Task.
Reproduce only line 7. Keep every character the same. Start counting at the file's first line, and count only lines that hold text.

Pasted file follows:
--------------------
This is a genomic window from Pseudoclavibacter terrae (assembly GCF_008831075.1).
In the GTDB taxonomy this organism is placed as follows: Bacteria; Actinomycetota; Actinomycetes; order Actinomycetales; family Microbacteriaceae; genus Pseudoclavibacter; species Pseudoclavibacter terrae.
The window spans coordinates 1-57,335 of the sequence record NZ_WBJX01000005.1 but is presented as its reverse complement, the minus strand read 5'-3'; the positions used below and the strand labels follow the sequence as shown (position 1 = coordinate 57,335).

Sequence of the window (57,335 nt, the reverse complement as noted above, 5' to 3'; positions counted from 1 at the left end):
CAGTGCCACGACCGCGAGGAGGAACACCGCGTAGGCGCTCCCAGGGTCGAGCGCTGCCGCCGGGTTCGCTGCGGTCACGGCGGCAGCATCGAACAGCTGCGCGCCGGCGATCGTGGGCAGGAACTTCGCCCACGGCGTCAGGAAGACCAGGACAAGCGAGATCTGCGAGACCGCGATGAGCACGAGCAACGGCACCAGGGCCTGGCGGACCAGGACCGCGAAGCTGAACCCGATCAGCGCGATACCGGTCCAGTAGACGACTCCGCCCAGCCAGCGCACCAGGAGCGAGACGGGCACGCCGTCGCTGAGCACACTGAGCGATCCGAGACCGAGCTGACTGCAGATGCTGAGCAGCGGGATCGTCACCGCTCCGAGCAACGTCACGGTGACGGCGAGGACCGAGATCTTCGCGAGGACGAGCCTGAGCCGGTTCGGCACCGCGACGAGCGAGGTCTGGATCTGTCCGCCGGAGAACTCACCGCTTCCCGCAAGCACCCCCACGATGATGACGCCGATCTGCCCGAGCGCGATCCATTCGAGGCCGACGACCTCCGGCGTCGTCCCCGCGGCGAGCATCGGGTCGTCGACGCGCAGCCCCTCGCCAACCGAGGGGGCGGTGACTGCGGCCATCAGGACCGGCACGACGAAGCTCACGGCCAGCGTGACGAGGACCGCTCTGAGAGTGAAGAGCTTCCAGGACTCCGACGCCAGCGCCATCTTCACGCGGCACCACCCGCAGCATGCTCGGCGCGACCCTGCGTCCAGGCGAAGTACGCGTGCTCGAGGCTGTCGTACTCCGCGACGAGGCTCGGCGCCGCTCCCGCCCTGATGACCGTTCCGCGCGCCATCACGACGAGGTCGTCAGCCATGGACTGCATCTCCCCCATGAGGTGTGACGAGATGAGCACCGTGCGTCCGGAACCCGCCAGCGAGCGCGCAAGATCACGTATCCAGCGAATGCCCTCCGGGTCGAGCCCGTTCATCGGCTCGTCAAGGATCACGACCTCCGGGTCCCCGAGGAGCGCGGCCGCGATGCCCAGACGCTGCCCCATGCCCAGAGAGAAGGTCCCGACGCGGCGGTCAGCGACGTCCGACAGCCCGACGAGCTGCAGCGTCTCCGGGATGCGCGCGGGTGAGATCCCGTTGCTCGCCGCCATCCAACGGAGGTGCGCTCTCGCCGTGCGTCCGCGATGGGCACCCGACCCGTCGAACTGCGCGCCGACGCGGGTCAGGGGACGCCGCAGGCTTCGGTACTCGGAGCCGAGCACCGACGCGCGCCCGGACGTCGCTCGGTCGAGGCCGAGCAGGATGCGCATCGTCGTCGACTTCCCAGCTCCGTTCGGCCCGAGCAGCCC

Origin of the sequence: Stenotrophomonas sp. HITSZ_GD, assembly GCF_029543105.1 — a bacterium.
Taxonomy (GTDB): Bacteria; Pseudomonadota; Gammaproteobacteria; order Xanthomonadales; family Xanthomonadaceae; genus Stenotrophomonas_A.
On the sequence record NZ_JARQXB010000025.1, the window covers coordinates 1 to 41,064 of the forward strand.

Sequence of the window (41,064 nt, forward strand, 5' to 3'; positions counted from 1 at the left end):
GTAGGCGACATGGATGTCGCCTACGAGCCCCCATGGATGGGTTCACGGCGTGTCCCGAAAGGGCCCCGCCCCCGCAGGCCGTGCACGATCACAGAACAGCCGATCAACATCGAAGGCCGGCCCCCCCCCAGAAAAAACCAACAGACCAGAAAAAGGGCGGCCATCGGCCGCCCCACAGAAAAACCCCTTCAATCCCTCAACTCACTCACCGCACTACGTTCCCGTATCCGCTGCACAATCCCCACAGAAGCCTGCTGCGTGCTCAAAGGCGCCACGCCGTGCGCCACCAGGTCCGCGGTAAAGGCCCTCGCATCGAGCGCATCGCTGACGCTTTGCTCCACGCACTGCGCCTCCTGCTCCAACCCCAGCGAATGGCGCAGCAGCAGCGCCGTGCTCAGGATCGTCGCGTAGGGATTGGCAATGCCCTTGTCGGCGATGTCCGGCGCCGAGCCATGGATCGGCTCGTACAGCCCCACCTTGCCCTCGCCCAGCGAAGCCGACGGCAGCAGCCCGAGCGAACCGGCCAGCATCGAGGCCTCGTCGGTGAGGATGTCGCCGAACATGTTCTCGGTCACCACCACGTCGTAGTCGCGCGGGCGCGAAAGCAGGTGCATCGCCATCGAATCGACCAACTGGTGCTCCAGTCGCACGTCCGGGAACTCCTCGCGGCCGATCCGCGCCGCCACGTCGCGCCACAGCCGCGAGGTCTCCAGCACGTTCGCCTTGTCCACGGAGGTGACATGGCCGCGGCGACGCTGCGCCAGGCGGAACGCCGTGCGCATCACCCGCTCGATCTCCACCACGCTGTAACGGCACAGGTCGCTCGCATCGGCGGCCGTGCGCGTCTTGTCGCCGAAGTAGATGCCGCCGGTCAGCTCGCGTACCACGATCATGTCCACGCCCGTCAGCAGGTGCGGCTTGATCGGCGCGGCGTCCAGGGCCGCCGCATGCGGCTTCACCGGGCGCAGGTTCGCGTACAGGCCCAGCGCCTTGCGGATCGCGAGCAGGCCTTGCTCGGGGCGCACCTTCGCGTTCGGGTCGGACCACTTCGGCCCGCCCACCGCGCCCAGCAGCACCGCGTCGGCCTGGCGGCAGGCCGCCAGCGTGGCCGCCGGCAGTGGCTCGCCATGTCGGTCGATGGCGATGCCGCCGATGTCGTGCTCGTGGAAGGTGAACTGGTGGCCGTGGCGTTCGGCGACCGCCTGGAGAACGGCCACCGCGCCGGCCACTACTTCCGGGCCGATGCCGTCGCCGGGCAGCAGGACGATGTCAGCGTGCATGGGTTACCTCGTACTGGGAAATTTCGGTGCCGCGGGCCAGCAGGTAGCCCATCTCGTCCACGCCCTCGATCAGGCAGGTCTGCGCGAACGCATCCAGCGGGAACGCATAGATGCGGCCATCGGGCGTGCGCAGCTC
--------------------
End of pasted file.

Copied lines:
Taxonomy (GTDB): Bacteria; Pseudomonadota; Gammaproteobacteria; order Xanthomonadales; family Xanthomonadaceae; genus Stenotrophomonas_A.